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Re: Any idea about what makes Emacs slow reading on pipes?

From: Kim F. Storm
Subject: Re: Any idea about what makes Emacs slow reading on pipes?
Date: 18 May 2003 02:31:34 +0200
User-agent: Gnus/5.09 (Gnus v5.9.0) Emacs/21.3.50

address@hidden (David Kastrup) writes:

> No, that isn't it.  I can pipe the stuff into |cat >/dev/null instead
> of Emacs, and it will be finished in a whiffy.  Emacs must be using
> some sort of system call that _stops_ dd most of the time from being
> able to so another write to the pipe until the Linux scheduler has run
> again (which it does at the rate of about 100 per second, almost
> exactly the rate at which characters arrive).  

That is because emacs is using a pty by default for process i/o (I
guess that is to avoid buffering output from the writer, so emacs will
get a more steady flow of input to process, e.g. for compiler output),
and it sets the pty to non-blocking mode when reading from the pty 
(to avoid having emacs hanging on the read system call until it has
successfully read all 1024 bytes).

The combined effect is that the write (such as tex) will use
un-buffered writes, and emacs will use non-blocing reads, effectively
using as small data units between writer and reader as possible.

If you just do your-command | cat > /dev/null, your-command will
most likely do buffered i/o, so it will surely run faster.

>                                                I am not saying that
> the current Linux kernel might not play its part in the catastrophic
> performance here, but the fact is that substituting different readers
> for Emacs on the delivering pipe yields in vast performance gains of
> the _writing_ process.
> > What happens if you try the following version, which forces
> > start-process to use a pipe rather than a pty:
> Nothing much, I said already.

Well, it could have an effect for your ACUTeX case, since it would
then be writing to a pipe (using buffered i/o) rather than to a pty
(typically using non-buffered i/o).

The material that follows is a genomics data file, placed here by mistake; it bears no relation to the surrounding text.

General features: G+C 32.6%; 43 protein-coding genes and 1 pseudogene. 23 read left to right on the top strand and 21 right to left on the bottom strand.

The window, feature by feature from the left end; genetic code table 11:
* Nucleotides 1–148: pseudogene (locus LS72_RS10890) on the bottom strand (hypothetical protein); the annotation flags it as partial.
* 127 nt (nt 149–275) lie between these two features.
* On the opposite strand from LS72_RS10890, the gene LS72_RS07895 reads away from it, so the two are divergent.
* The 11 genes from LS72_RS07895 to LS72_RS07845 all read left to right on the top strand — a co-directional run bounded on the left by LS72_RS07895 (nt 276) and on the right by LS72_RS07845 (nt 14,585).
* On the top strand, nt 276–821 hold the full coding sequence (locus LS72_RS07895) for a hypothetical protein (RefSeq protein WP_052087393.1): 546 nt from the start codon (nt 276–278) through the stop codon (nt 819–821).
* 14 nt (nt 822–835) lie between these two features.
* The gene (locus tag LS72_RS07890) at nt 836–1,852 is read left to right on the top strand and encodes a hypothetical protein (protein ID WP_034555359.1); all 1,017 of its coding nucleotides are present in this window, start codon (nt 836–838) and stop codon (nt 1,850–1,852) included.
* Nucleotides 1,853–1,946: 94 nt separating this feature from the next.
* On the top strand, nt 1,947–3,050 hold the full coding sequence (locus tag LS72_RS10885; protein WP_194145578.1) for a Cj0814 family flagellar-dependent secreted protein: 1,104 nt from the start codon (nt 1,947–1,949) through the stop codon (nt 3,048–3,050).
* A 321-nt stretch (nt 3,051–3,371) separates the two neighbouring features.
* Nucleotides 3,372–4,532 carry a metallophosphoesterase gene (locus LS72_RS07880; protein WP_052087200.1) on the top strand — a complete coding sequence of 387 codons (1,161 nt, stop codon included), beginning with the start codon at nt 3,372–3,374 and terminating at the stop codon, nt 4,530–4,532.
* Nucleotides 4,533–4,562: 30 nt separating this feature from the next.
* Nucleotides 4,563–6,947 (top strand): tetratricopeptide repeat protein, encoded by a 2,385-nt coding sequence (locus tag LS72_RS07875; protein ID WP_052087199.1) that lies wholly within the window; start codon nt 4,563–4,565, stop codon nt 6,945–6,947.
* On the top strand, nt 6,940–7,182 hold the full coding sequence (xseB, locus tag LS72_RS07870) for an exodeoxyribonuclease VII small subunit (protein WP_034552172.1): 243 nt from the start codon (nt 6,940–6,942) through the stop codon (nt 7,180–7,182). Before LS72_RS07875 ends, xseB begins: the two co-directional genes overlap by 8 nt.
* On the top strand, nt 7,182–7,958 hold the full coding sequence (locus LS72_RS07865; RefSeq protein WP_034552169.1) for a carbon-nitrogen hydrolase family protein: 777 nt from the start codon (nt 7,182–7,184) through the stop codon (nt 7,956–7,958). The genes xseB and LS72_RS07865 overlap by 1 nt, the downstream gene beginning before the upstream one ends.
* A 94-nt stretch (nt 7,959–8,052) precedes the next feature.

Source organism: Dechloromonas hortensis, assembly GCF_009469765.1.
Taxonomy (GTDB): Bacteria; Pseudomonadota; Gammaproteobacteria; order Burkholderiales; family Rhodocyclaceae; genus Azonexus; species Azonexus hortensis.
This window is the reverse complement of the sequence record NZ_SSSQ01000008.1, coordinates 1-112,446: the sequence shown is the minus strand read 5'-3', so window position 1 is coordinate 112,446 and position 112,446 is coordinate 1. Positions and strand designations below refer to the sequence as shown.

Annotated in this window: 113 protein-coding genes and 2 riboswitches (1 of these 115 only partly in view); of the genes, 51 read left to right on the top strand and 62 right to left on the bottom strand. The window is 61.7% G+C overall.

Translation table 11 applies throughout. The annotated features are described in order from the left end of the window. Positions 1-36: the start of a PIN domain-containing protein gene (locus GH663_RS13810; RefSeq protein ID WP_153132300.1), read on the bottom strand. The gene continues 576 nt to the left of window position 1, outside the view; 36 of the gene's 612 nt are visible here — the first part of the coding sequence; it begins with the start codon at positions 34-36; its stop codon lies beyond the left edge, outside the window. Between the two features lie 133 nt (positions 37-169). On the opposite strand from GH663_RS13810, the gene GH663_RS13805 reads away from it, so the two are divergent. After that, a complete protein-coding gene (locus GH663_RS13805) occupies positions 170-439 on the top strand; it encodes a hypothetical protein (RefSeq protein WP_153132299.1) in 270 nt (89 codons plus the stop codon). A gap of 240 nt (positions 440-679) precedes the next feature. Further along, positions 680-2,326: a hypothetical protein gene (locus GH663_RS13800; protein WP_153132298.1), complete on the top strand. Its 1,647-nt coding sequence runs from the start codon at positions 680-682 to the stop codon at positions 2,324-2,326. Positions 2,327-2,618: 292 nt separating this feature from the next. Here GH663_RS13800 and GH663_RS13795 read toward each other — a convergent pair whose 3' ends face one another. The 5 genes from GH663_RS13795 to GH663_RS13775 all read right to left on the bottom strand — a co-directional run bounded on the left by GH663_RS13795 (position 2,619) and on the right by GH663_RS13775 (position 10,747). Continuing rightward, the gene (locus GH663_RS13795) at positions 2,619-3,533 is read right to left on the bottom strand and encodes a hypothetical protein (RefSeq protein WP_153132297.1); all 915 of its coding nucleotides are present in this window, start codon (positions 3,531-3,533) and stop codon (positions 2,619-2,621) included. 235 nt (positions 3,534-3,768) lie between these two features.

> > But if you really want to speed up things, use a block size
> > of 1k like this:
> >            "-c" "hexdump -v /dev/zero|dd bs=1k count=100")
> Oh, come on.  

Come on yourself...  This illustrates that if you use
        "tex ... | dd bs=1k"
instead of just
        "tex ..."
in acutex, you'll probably end up with much faster performance
since you will get buffered output from tex.

But you should get the same effect by setting process-connection-type
to nil.

>               The dd was explicitly there to force small writes,
> since that is the most common situation when talking with
> applications through a pipe.  

I would expect that for a pty, not for a pipe!

>                               And that is what makes Emacs dog slow
> when compared with XEmacs when running things like TeX from within

Maybe Xemacs is using pipes rather than ptys by default (or never use
pty's at all)...

> We are having here an operating system with a single CPU, and we
> switch processes here for every byte mainly, and the producing process
> gets no CPU time for making new bytes while the consuming process is
> still busy processing the byte it got.  Anyhow, I _do_ have the
> additional suspicion that there is pretty much one "tick" of delay for
> every of byte involved and that the CPU is mostly idling for that
> reason: a 600MHz PIII should even with the full processing overhead
> due to catering for every single character on its own be able to
> handle more than 100 characters per second.

Could you try

        M-: (setq process-connection-type nil)

before you run your acutex process, and see if that makes a difference.

Kim F. Storm <address@hidden> http://www.cua.dk

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